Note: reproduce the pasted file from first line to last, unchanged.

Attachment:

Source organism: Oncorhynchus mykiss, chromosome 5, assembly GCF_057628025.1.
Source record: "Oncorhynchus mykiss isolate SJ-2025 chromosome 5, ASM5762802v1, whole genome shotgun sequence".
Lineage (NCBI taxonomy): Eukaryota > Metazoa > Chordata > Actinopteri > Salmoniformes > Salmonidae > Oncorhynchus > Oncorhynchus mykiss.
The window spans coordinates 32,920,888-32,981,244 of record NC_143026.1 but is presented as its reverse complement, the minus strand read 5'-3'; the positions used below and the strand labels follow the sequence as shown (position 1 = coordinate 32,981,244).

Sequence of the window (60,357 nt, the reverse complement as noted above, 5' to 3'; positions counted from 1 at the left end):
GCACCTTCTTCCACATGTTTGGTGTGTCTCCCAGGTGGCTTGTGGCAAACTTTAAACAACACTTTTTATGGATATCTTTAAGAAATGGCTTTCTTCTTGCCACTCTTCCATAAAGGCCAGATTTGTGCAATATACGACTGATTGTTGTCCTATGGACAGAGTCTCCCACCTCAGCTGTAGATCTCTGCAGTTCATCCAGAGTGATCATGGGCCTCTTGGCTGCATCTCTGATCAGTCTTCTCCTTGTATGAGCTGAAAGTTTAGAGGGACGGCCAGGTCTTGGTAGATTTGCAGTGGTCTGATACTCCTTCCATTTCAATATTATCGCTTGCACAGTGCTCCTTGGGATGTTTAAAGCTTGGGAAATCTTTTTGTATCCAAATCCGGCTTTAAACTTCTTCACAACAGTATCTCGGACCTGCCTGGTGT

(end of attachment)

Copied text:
Source organism: Oncorhynchus mykiss, chromosome 5, assembly GCF_057628025.1.
Source record: "Oncorhynchus mykiss isolate SJ-2025 chromosome 5, ASM5762802v1, whole genome shotgun sequence".
Lineage (NCBI taxonomy): Eukaryota > Metazoa > Chordata > Actinopteri > Salmoniformes > Salmonidae > Oncorhynchus > Oncorhynchus mykiss.
The window spans coordinates 32,920,888-32,981,244 of record NC_143026.1 but is presented as its reverse complement, the minus strand read 5'-3'; the positions used below and the strand labels follow the sequence as shown (position 1 = coordinate 32,981,244).

Sequence of the window (60,357 nt, the reverse complement as noted above, 5' to 3'; positions counted from 1 at the left end):
GCACCTTCTTCCACATGTTTGGTGTGTCTCCCAGGTGGCTTGTGGCAAACTTTAAACAACACTTTTTATGGATATCTTTAAGAAATGGCTTTCTTCTTGCCACTCTTCCATAAAGGCCAGATTTGTGCAATATACGACTGATTGTTGTCCTATGGACAGAGTCTCCCACCTCAGCTGTAGATCTCTGCAGTTCATCCAGAGTGATCATGGGCCTCTTGGCTGCATCTCTGATCAGTCTTCTCCTTGTATGAGCTGAAAGTTTAGAGGGACGGCCAGGTCTTGGTAGATTTGCAGTGGTCTGATACTCCTTCCATTTCAATATTATCGCTTGCACAGTGCTCCTTGGGATGTTTAAAGCTTGGGAAATCTTTTTGTATCCAAATCCGGCTTTAAACTTCTTCACAACAGTATCTCGGACCTGCCTGGTGT